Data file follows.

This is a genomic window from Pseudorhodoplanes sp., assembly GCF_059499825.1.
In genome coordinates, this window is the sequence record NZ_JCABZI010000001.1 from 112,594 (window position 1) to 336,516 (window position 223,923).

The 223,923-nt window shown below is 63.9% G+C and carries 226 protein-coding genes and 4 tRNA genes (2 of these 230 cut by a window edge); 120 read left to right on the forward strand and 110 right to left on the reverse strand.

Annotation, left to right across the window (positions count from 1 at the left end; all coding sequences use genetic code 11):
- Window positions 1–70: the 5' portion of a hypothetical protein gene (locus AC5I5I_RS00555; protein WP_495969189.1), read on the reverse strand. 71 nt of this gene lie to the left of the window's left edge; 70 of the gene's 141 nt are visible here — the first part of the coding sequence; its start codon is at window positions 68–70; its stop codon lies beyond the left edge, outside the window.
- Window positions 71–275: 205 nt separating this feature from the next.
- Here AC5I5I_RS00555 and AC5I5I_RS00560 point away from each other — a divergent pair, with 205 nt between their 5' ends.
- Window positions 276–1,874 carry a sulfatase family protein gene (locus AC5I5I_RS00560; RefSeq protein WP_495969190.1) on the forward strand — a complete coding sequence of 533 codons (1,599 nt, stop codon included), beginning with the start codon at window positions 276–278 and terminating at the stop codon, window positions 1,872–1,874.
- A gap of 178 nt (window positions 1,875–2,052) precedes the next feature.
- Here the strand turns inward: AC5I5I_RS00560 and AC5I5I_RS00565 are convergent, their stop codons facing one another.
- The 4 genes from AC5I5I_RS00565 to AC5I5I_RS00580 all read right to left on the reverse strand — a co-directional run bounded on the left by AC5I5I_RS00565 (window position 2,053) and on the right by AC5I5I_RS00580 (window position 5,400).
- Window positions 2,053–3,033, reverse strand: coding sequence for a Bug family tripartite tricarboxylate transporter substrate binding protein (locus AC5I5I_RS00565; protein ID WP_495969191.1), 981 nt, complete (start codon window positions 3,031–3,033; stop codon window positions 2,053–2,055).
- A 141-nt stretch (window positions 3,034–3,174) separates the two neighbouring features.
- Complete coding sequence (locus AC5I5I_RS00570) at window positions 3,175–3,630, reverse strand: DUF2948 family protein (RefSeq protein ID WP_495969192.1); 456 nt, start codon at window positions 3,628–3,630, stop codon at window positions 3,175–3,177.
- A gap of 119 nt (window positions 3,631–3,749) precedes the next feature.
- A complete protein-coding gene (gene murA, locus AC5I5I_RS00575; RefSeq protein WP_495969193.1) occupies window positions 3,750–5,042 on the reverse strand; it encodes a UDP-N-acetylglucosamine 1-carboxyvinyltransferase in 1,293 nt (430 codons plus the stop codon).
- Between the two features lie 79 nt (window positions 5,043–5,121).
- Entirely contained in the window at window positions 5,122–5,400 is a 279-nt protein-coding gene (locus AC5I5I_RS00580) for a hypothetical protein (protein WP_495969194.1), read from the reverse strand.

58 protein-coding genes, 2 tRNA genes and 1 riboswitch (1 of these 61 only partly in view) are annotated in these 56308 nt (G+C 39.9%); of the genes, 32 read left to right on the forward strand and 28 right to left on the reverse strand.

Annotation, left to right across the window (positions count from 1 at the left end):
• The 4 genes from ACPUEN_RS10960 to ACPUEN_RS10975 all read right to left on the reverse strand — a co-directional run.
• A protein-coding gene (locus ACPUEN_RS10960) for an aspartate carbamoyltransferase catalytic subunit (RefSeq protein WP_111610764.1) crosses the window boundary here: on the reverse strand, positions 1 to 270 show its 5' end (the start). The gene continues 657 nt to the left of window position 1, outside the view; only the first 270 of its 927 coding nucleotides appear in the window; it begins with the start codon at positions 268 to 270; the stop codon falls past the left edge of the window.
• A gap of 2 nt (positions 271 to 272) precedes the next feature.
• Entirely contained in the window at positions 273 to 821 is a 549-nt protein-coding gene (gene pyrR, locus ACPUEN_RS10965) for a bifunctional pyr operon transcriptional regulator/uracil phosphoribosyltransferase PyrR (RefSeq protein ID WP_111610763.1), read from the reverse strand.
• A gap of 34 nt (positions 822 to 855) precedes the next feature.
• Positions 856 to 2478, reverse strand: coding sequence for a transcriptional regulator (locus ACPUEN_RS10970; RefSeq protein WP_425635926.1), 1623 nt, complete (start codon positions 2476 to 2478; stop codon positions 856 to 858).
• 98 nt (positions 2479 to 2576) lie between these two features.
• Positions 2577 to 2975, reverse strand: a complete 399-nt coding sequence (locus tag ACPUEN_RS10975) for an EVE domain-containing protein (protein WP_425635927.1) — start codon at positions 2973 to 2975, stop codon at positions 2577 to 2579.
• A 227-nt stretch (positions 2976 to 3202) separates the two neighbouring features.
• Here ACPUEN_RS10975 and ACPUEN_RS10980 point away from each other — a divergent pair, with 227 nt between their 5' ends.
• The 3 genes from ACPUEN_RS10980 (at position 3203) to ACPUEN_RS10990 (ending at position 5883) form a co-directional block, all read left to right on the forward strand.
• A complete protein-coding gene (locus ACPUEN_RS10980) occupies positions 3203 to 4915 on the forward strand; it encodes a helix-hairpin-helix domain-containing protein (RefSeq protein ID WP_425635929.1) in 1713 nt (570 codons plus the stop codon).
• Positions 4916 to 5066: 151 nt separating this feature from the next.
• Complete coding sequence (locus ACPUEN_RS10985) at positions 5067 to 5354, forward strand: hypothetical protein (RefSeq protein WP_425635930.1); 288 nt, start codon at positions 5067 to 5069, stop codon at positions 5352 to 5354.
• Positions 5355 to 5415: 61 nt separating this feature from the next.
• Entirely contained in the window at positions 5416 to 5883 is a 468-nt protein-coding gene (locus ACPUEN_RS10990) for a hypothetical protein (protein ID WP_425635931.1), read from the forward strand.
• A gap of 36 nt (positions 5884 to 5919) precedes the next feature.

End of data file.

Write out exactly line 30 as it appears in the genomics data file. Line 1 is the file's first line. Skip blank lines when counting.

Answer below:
• Here ACPUEN_RS10975 and ACPUEN_RS10980 point away from each other — a divergent pair, with 227 nt between their 5' ends.